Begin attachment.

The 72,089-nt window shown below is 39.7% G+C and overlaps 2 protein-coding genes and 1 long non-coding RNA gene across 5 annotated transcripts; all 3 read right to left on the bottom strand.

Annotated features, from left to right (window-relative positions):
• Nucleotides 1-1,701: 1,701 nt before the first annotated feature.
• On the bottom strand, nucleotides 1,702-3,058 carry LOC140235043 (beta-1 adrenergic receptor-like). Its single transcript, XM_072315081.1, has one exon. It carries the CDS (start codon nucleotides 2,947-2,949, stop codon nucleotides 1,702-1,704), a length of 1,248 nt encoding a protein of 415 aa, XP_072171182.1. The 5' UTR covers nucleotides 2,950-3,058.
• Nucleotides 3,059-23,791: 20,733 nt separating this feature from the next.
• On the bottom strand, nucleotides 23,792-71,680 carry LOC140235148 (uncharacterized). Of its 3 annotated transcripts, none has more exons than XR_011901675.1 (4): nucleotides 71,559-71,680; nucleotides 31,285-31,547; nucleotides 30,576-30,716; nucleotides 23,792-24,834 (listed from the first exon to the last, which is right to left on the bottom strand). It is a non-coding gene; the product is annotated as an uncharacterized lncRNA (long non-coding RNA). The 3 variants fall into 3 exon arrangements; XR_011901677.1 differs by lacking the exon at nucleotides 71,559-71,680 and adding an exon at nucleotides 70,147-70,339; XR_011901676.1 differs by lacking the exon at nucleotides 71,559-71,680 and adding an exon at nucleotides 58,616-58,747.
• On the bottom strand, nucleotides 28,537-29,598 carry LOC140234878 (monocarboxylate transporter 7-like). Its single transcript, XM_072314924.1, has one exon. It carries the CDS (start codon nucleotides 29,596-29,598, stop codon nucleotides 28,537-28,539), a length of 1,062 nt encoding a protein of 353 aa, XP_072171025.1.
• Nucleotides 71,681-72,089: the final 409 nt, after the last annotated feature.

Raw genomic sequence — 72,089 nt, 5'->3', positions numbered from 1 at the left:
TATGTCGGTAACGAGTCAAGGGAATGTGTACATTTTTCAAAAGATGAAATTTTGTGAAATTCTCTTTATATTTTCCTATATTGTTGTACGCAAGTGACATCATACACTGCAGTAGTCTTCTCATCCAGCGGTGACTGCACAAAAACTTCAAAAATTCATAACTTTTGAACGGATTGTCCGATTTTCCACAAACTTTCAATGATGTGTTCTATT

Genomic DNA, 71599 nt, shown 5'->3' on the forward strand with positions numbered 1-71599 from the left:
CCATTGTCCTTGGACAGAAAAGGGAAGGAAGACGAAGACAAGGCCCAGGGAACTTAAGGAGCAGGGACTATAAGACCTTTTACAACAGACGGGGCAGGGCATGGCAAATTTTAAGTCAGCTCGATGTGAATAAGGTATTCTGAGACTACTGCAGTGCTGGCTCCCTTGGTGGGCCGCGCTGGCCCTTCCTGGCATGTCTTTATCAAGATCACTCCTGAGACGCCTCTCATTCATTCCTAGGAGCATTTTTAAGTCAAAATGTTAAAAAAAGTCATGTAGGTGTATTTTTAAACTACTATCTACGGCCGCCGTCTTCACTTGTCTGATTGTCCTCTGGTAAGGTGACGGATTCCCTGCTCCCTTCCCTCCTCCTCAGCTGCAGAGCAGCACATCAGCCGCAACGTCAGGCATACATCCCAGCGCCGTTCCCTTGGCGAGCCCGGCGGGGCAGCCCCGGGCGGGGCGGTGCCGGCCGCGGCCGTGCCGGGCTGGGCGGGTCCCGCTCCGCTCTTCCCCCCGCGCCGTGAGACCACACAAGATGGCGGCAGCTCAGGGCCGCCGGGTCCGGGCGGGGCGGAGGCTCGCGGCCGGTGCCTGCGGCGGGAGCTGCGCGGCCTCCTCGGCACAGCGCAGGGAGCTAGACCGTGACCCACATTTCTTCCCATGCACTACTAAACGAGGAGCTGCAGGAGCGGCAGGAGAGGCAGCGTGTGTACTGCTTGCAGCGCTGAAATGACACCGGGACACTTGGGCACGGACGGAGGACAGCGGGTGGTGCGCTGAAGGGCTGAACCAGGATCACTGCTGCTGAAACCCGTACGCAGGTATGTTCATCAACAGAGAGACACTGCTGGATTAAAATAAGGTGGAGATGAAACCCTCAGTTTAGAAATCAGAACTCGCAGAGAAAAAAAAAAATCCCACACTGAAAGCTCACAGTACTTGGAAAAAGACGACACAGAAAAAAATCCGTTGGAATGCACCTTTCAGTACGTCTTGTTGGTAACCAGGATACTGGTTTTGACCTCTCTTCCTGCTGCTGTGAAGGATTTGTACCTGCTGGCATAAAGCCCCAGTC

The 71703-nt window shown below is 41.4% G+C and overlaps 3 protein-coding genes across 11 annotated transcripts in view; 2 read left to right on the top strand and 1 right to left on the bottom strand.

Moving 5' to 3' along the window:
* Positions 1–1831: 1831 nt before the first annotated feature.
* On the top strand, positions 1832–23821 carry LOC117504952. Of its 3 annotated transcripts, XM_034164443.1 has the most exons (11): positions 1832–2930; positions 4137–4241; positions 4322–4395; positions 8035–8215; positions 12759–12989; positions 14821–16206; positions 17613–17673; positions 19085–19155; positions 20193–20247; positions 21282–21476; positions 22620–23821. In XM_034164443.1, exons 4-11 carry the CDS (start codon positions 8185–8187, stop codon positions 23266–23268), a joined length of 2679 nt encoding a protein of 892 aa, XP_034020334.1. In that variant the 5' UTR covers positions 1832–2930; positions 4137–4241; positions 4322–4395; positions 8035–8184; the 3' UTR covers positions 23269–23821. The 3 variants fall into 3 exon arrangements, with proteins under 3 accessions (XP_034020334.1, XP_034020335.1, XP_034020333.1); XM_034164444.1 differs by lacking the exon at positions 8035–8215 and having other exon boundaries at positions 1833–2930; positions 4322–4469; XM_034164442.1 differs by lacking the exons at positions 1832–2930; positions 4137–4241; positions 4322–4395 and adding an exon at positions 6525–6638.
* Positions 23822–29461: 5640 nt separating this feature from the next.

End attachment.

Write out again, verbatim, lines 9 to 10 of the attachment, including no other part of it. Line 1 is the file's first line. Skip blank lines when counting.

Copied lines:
Raw genomic sequence — 72,089 nt, 5'->3', positions numbered from 1 at the left:
TATGTCGGTAACGAGTCAAGGGAATGTGTACATTTTTCAAAAGATGAAATTTTGTGAAATTCTCTTTATATTTTCCTATATTGTTGTACGCAAGTGACATCATACACTGCAGTAGTCTTCTCATCCAGCGGTGACTGCACAAAAACTTCAAAAATTCATAACTTTTGAACGGATTGTCCGATTTTCCACAAACTTTCAATGATGTGTTCTATT